Friday, March 16, 2012

Friday Slice of Heaven, Slice Into the Woods 3/16/2012

(Sung to the tune of Nine Inch Nails's "Bite the Hand that Feeds")

You read Frankenstein, it's dang fine
Dude's wrecking havoc on humanid spine
Kate Kane is getting bold
As Batwoman, son, she's so hot and she's deadly and she's cold

Donist needs you to believe
Saga sure as hell did please
Great characters are bees knees
Taboo love, baby makes three
Whoa! Robot on her knees?
You just have to read it

Space Cadet Obie, my friends' Boston terrier and my main Donist World reader outside of my mom, and I are in a sci-fi kind of mood this week. Not only did I spend some time lettering a comic short I wrote a while back that was recently illustrated by the immensely talented artist Sara Calzada, Space Cadet Obie and I also read the fantastic new comic from Brian K. Vaughan, Saga. So, while Obie tries to figure out how to eat his kibble through the makeshift fishbowl he is wearing as a helmet, I'm going to watch some Firefly and eat a healthy heaping stack of churros. Then...crud...I too am wearing a fishbowl for a helmet and I just got cinnamon and sugar all over the damn...anyhow, here's this weeks...

Friday Slice of Heaven

***Possible Spoilers Below***

Saga #1
Saga #1 - Written by Brian K. Vaughan and illustrated by Fiona Staples, published by Image Comics. It's been three or four years since Brian K. Vaughan released his last comic book, the excellent Ex Machinabut has his absence from the field for so long dulled his senses as to what makes a great comic book? If you've read any of his other works, you already know the answer to that question. Of course it has not. I will say that this comic deserves a couple of reads through as it starts off great and only gets better with each read.
The story begins with the past. Alana, a native of the planet Landfall, gives birth to Saga's narrator, a horned and winged baby named Hazel. The problem is that the father, Marko, is from the satellite moon of Wreath and Landfall and Wreath have been at war for generations. The fact that Alana and Marko are in love and have married is not the most popular of notions anywhere in the galaxy, but the birth of the baby Hazel is a crime that could have ramifications to the wars being waged. Almost immediately after the baby's birth, Alana's more technologically advanced people show up with a television-headed robot leader that threatens to kill the couple and their child, but Marko's people also arrive with magic blaring that leaves everyone dead...everyone except, Marko, Alana and Hazel. Elsewhere, a couple of television-headed robot lovebirds attempt to get busy, but are interrupted with news of the dead Landfallians. But unfortunately, Wreath has also set plans in motion to capture the new family whose main goal is to find a rocket that will allow them to escape the distant planet of Cleave and raise their child away from constant war.
Wow. Only one issue in and I am completely signed up for the ride. Saga introduces wonderful characters who you quickly understand and whose plight you sympathize with. Yes Romeo and Juliet has been done many times before, but the story and characters revitalize the tale and add many a new twist. Fiona Staples's art fits the book beautifully, providing expressive emotion to the characters and costumes that separate the people just as well as their differing physical attributes. The first issue is priced at $2.99 with forty-four pages of content, so giving this new, creator-owned series a try should be an easy decision. Saga looks to be something amazing with its blend of sci-fi and sorcery, and a grand tale of interplanetary forbidden love that I hope to be reading for years to come. HIGHLY RECOMMENDED!

Batwoman #7
Batwoman #7 - Written by J. H. Williams III & W. Haden Blackman and illustrated by Amy Reeder, published by DC Comics. Last issue was a bit jarring between the jumps from one character's story to another and the moving backwards and forwards in time with each character. Couple the new storytelling decision with new artist Amy Reeder and Batwoman is a changed book, but not in a bad way. In this issue Reeder's art looks even better than last issue and the chaotic progression of the story flowed more easily than last issue as Kate's life becomes even more bizarre. Batwoman continues to be one of the best of DC's new 52 even absent J. H. Williams III's much-loved art.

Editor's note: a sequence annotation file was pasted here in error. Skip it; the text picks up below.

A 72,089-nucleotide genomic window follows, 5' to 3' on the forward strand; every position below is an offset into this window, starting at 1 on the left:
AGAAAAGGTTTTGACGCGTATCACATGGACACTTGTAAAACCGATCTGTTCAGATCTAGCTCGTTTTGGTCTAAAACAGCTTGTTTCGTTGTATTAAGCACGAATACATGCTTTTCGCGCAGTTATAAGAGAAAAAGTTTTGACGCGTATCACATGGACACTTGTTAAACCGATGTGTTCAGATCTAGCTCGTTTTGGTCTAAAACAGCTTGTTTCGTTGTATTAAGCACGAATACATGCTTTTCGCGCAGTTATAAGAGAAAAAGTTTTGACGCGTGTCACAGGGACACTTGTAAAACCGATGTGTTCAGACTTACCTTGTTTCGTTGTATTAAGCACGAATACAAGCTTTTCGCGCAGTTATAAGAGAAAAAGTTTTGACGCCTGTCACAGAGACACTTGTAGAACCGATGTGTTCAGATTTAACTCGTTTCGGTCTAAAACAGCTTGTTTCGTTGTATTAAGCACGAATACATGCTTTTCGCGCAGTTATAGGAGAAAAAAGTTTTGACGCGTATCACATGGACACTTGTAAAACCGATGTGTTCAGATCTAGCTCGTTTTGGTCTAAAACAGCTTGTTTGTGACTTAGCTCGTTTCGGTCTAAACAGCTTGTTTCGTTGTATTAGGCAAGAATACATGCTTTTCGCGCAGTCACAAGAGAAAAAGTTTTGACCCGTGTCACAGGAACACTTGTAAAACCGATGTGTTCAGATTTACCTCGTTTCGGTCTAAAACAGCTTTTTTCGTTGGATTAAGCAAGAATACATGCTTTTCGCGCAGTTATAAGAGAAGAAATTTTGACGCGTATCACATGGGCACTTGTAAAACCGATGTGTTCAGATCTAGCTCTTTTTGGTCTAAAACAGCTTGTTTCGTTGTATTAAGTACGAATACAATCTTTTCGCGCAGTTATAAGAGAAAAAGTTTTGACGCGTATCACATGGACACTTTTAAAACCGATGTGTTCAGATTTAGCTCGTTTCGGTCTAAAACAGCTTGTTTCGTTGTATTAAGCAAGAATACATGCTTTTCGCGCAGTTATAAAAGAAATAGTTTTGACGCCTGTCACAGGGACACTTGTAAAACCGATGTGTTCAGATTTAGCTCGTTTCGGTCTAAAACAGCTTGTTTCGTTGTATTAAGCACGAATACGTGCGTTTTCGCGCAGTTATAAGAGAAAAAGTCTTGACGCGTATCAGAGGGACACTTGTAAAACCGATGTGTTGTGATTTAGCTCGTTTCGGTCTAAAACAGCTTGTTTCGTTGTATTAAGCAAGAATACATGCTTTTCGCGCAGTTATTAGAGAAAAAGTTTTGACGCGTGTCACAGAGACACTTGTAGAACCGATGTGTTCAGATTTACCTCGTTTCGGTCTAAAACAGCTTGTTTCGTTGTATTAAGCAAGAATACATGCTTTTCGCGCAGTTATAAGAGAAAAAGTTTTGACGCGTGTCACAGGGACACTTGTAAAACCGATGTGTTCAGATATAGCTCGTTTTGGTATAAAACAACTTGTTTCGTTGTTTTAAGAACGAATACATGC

Kate Kane, Batwoman, is beating the snot out of the hooked horror who nearly eviscerated her cousin, Bette, a few issues ago, but Kate learns a spooky lesson over who is controlling the man with the hooked hand. But Hooky is not the only enemy standing between Kate and the missing children. The Weeping Woman, Killer Croc, newcomer (?) Bloody Mary and their leader Falchion await to sacrifice her to "the mother." Jacob Kane stands watch over his comatose niece, Bette, while Kate--from two weeks earlier--confronts an old "colleague" to learn that Medusa is muscling it's way into Gotham, starting with the more supernatural threats. Maro, Falchion's second-in-command, summons Bloody Mary and makes good on her promise to help Killer Croc to change his turning him into something far worse. Finally Maro's sister is caught by the police and Cameron Chase wants Kate to extract her.
Despite jumping back and forth within the story like the previous issue, this month's installment flowed better, providing an easier, more engaging read. It also did not feel like a 22-page comic book (or rather a 24-page one) forced into the confines of a 20-page comic book. Each of the characters received additional time and the dialogue seemed more natural. Whatever the kinks were before, they were diminished with this issue to the reader's benefit. As for the art, if there has to be a stand-in artist for J. H. Williams III, Amy Reeder is a fantastic choice for the duty and her illustrations are even better than last issue, which was impressive in its own right. I have read that she will be leaving the book after only three or four issues, which is disappointing, but hopefully we'll see more of her soon. Batwoman jumps into the deep end of the supernatural pool with a new cast of villains who are heavy in the realm of myth and urban legend and I like it. The sequences with Bloody Mary are beyond disturbing not just visually, but also because I semi-remember the old tales from when I was a kid. I also really want to know more about the creepy-as-all-get-out hook...brrrrrrrr. HIGHLY RECOMMENDED!

Frankenstein Agent
of S.H.A.D.E.